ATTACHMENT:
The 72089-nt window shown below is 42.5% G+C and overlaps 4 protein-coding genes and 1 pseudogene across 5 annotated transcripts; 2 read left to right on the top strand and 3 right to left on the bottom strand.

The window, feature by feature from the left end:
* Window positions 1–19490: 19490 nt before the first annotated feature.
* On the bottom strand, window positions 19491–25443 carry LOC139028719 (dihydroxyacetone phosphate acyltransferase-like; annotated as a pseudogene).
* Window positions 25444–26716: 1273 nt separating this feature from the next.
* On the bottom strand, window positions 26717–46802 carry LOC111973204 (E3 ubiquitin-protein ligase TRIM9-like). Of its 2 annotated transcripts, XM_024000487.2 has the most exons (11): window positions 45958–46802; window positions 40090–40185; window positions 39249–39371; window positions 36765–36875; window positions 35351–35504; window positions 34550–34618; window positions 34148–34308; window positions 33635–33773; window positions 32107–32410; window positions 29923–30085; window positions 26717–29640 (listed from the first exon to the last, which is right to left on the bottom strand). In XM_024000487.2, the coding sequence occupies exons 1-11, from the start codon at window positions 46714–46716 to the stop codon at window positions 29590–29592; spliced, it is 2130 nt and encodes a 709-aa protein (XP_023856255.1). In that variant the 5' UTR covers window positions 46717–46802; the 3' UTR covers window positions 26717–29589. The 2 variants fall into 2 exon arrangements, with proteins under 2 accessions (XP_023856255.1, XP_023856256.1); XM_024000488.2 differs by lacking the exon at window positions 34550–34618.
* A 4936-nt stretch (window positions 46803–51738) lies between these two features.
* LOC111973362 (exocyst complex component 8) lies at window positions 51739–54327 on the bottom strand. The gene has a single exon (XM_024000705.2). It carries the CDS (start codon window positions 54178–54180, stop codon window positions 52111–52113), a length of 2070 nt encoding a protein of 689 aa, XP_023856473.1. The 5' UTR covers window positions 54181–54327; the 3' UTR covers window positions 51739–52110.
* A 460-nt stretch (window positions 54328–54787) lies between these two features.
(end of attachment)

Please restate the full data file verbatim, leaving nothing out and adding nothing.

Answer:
The 72089-nt window shown below is 42.5% G+C and overlaps 4 protein-coding genes and 1 pseudogene across 5 annotated transcripts; 2 read left to right on the top strand and 3 right to left on the bottom strand.

The window, feature by feature from the left end:
* Window positions 1–19490: 19490 nt before the first annotated feature.
* On the bottom strand, window positions 19491–25443 carry LOC139028719 (dihydroxyacetone phosphate acyltransferase-like; annotated as a pseudogene).
* Window positions 25444–26716: 1273 nt separating this feature from the next.
* On the bottom strand, window positions 26717–46802 carry LOC111973204 (E3 ubiquitin-protein ligase TRIM9-like). Of its 2 annotated transcripts, XM_024000487.2 has the most exons (11): window positions 45958–46802; window positions 40090–40185; window positions 39249–39371; window positions 36765–36875; window positions 35351–35504; window positions 34550–34618; window positions 34148–34308; window positions 33635–33773; window positions 32107–32410; window positions 29923–30085; window positions 26717–29640 (listed from the first exon to the last, which is right to left on the bottom strand). In XM_024000487.2, the coding sequence occupies exons 1-11, from the start codon at window positions 46714–46716 to the stop codon at window positions 29590–29592; spliced, it is 2130 nt and encodes a 709-aa protein (XP_023856255.1). In that variant the 5' UTR covers window positions 46717–46802; the 3' UTR covers window positions 26717–29589. The 2 variants fall into 2 exon arrangements, with proteins under 2 accessions (XP_023856255.1, XP_023856256.1); XM_024000488.2 differs by lacking the exon at window positions 34550–34618.
* A 4936-nt stretch (window positions 46803–51738) lies between these two features.
* LOC111973362 (exocyst complex component 8) lies at window positions 51739–54327 on the bottom strand. The gene has a single exon (XM_024000705.2). It carries the CDS (start codon window positions 54178–54180, stop codon window positions 52111–52113), a length of 2070 nt encoding a protein of 689 aa, XP_023856473.1. The 5' UTR covers window positions 54181–54327; the 3' UTR covers window positions 51739–52110.
* A 460-nt stretch (window positions 54328–54787) lies between these two features.